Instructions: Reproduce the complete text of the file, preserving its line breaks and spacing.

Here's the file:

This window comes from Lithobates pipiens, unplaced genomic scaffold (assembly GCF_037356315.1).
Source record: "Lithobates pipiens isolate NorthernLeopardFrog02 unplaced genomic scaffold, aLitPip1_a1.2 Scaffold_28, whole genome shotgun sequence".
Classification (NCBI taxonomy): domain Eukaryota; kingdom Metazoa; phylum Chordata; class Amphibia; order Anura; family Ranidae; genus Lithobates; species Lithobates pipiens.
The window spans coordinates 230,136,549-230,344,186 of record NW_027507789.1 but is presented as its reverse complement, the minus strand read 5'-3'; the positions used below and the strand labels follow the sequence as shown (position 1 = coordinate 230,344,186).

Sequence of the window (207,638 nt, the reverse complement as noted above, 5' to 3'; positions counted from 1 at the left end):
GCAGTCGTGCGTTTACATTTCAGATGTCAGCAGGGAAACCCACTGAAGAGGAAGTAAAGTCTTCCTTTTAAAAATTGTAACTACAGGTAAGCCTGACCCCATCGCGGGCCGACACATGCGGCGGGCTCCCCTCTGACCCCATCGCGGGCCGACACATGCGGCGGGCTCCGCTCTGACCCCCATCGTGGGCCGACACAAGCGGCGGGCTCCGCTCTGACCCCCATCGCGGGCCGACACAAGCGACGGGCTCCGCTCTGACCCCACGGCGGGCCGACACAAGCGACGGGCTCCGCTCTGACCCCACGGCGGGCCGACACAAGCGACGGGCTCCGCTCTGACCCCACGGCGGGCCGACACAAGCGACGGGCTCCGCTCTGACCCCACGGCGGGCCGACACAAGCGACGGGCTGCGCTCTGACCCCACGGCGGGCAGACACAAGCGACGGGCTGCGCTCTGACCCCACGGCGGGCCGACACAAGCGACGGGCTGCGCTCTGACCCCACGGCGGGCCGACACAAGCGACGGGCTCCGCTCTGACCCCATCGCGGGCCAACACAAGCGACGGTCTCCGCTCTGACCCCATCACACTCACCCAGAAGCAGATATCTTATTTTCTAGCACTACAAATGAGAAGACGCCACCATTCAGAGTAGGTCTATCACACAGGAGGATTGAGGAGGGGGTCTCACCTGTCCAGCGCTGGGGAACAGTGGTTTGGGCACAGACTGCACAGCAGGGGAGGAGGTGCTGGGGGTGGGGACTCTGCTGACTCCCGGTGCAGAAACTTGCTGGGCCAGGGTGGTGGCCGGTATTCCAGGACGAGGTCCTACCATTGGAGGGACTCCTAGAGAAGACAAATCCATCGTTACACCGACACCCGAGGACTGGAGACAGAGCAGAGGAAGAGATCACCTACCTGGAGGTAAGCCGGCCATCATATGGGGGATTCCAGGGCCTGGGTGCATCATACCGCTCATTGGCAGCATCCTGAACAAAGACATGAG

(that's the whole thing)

This window comes from Lithobates pipiens, unplaced genomic scaffold (assembly GCF_037356315.1).
Source record: "Lithobates pipiens isolate NorthernLeopardFrog02 unplaced genomic scaffold, aLitPip1_a1.2 Scaffold_28, whole genome shotgun sequence".
Classification (NCBI taxonomy): domain Eukaryota; kingdom Metazoa; phylum Chordata; class Amphibia; order Anura; family Ranidae; genus Lithobates; species Lithobates pipiens.
The window spans coordinates 230,136,549-230,344,186 of record NW_027507789.1 but is presented as its reverse complement, the minus strand read 5'-3'; the positions used below and the strand labels follow the sequence as shown (position 1 = coordinate 230,344,186).

Sequence of the window (207,638 nt, the reverse complement as noted above, 5' to 3'; positions counted from 1 at the left end):
GCAGTCGTGCGTTTACATTTCAGATGTCAGCAGGGAAACCCACTGAAGAGGAAGTAAAGTCTTCCTTTTAAAAATTGTAACTACAGGTAAGCCTGACCCCATCGCGGGCCGACACATGCGGCGGGCTCCCCTCTGACCCCATCGCGGGCCGACACATGCGGCGGGCTCCGCTCTGACCCCCATCGTGGGCCGACACAAGCGGCGGGCTCCGCTCTGACCCCCATCGCGGGCCGACACAAGCGACGGGCTCCGCTCTGACCCCACGGCGGGCCGACACAAGCGACGGGCTCCGCTCTGACCCCACGGCGGGCCGACACAAGCGACGGGCTCCGCTCTGACCCCACGGCGGGCCGACACAAGCGACGGGCTCCGCTCTGACCCCACGGCGGGCCGACACAAGCGACGGGCTGCGCTCTGACCCCACGGCGGGCAGACACAAGCGACGGGCTGCGCTCTGACCCCACGGCGGGCCGACACAAGCGACGGGCTGCGCTCTGACCCCACGGCGGGCCGACACAAGCGACGGGCTCCGCTCTGACCCCATCGCGGGCCAACACAAGCGACGGTCTCCGCTCTGACCCCATCACACTCACCCAGAAGCAGATATCTTATTTTCTAGCACTACAAATGAGAAGACGCCACCATTCAGAGTAGGTCTATCACACAGGAGGATTGAGGAGGGGGTCTCACCTGTCCAGCGCTGGGGAACAGTGGTTTGGGCACAGACTGCACAGCAGGGGAGGAGGTGCTGGGGGTGGGGACTCTGCTGACTCCCGGTGCAGAAACTTGCTGGGCCAGGGTGGTGGCCGGTATTCCAGGACGAGGTCCTACCATTGGAGGGACTCCTAGAGAAGACAAATCCATCGTTACACCGACACCCGAGGACTGGAGACAGAGCAGAGGAAGAGATCACCTACCTGGAGGTAAGCCGGCCATCATATGGGGGATTCCAGGGCCTGGGTGCATCATACCGCTCATTGGCAGCATCCTGAACAAAGACATGAG